Arts & Entertainment

New in the Queue: We Are What We Are

The Parker family of rural New York seem like good Christians to the members of the nearby town. Mother Emma, father Frank (Bill Sage), son Rory, and daughters Iris and Rose keep to themselves on their trailer park just outside of town.

we-are-what-we-are-2013-posterBut what the townspeople don’t know is that the Parkers harbor a dark secret, one that has been entwined in their family traditions for generations. Frank works tirelessly to keep their secret hidden away from the unsuspecting neighbors. But when a series of mysterious disappearances begins plaguing the town, suspicious eyes turn towards the reclusive Parkers.

As the family gets increasingly desperate to keep their secret under wraps, Frank will do anything to protect his way of life.

So, what’s the secret? (Spoiler alert!) Once a year the Parkers gather around the dinner table to practice the family tradition of eating human flesh.

While their cannibalism may seem like the most shocking element of the story, it is actually one of the least surprising parts of the film. The suspense that leads to the climactic conclusion of the story is still intact despite knowing this gruesome secret. Director Jim Mickle still manages to surprise you all the way up to the very end.

It says a lot for this movie that it can have its audience on the edge of their seats even with its lack of violence and sexuality (the two biggest attention-grabbers of the genre). It may seem odd that a movie about a family of cannibals wouldn’t include all the guts and gore we’ve grown accustomed to, but this was a deliberate choice according to Mickle.

“We wanted the focus to be less on cannibalism and more on people”, Mickle stated in a Q&A session following a screening of the film on Oct. 1.

With such a talented cast it’s no wonder Mickle uses screen time to explore the dark consciousness of the characters rather than focus on the gore. With the washed-out colors, simple soundtrack, and muted scenery, the characters are what really drive home the horror of the film.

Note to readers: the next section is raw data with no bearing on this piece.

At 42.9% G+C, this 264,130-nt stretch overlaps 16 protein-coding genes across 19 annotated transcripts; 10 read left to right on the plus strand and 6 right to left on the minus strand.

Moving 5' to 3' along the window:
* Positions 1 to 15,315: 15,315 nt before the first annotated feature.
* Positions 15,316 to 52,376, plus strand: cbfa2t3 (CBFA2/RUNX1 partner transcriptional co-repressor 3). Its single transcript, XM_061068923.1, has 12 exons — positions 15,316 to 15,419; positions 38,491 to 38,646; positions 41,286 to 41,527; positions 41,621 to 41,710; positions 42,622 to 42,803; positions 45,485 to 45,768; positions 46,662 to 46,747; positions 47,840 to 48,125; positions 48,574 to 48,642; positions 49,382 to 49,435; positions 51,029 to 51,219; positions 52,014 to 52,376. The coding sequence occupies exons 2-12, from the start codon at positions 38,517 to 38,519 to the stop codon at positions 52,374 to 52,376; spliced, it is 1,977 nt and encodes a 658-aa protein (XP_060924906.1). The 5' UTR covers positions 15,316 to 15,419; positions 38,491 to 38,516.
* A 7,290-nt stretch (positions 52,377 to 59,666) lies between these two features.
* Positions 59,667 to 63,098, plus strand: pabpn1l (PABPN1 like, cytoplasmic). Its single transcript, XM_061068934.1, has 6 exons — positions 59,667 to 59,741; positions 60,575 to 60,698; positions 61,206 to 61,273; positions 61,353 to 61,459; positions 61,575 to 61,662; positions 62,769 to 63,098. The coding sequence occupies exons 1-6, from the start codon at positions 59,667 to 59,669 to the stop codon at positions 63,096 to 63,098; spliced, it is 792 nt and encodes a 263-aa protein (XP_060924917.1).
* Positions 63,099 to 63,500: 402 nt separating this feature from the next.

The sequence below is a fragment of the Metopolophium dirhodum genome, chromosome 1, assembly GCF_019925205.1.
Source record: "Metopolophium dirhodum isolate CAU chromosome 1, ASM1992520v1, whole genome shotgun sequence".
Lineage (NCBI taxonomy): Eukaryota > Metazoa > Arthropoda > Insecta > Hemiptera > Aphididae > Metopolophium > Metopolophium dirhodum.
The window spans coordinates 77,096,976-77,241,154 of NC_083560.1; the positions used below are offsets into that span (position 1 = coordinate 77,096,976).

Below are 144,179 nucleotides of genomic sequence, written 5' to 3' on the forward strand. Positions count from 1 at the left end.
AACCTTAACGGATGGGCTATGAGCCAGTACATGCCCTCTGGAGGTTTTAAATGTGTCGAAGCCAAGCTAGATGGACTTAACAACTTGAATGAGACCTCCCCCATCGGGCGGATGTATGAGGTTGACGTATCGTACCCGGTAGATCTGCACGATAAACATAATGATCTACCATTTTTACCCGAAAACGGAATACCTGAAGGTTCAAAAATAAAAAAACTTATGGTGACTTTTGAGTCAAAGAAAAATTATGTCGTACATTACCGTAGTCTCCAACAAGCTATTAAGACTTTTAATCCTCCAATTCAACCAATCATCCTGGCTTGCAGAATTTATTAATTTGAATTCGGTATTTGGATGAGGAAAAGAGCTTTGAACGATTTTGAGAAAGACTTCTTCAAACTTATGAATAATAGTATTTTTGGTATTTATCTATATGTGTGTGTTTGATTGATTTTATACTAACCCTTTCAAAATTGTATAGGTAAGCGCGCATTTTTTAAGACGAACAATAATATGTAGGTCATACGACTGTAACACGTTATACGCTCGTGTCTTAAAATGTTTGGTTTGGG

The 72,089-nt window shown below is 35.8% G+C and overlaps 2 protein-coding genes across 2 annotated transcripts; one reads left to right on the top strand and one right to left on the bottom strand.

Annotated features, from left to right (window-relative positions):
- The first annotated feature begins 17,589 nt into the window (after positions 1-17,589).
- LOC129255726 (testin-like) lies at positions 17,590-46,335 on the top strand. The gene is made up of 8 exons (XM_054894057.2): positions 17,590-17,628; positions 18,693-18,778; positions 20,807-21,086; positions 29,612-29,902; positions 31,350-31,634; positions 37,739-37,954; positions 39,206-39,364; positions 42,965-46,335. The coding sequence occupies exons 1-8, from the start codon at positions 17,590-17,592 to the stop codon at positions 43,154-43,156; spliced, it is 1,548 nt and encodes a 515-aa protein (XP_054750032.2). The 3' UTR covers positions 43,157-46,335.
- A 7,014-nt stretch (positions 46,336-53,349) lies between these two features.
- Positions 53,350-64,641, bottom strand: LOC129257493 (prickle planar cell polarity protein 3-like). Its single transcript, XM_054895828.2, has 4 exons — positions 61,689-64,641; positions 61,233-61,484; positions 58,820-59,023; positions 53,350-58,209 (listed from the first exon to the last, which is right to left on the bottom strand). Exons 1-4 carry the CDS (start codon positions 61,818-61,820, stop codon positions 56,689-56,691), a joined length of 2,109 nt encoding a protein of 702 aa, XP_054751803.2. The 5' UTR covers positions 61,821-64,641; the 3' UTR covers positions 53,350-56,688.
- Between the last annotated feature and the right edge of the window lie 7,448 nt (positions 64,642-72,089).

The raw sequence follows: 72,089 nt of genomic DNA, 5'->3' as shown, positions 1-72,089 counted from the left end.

Each actor rose to the occasion magnificently, especially Bill Sage whose twitching eyes and misleadingly cool composure are enough to haunt you for hours after you’ve left the theater.

The drama of the film is made more pronounced by the tensions that develop between the characters. The contrast between tradition and modernity seen in the relationship between Frank and his daughters creates a dangerous divide in the family that adds nerve-wracking suspense to the story.

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The movie also lends its perspective on the debate between science and religion through the alternating storylines of Doctor Barrow and Frank Parker. The atypical combination of gore and beauty, most notable in the scene of Iris and Rose dissecting a corpse, makes for a very pleasing aesthetic despite the morbidity of the actual ceremony. These themes all come together to inspire a dark curiosity in the viewer.

“I wanted to look at the idea of doing things only for the sake of tradition”, said Mickle.

He explained that the Parkers’ ceremonial dinner was meant to allude to the American tradition of hosting Thanksgiving dinner.

“Both meals [the Parkers’ and Thanksgiving] are bloodthirsty and absurd in their own way…why do we eat a turkey every year to celebrate the slaughter of Native Americans? And why don’t we question it?” he said.

Mickle also stated that he wanted his audience to confront the age-old debate of nature versus nurture. He claimed to have created such conflicting characters in order to really get people thinking about this question.

All of these artistic choices, both those on the surface and behind the scenes, work together to create a film that is more visceral, mature, and memorable than many contemporary horror films.

Verdict: I’ve always been an aficionado of the horror genre and this movie impressed me. It’s definitely worth seeing and is a perfect movie to get you in the Halloween spirit.

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